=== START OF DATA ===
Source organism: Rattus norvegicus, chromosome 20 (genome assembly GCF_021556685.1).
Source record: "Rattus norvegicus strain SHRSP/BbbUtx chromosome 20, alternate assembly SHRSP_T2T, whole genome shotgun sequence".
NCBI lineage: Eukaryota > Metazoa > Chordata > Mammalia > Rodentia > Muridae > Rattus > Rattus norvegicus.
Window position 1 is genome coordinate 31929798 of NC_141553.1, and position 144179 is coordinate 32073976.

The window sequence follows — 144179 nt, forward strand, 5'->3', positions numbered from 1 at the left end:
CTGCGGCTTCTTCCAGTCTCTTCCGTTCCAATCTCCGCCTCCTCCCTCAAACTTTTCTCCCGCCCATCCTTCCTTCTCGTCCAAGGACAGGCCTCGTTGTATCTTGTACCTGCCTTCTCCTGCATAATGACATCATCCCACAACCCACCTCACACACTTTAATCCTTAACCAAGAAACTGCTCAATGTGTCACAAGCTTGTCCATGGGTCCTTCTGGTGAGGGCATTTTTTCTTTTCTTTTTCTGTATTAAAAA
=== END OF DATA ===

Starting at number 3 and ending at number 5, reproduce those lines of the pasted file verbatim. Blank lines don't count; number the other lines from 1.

NCBI lineage: Eukaryota > Metazoa > Chordata > Mammalia > Rodentia > Muridae > Rattus > Rattus norvegicus.
Window position 1 is genome coordinate 31929798 of NC_141553.1, and position 144179 is coordinate 32073976.

The window sequence follows — 144179 nt, forward strand, 5'->3', positions numbered from 1 at the left end: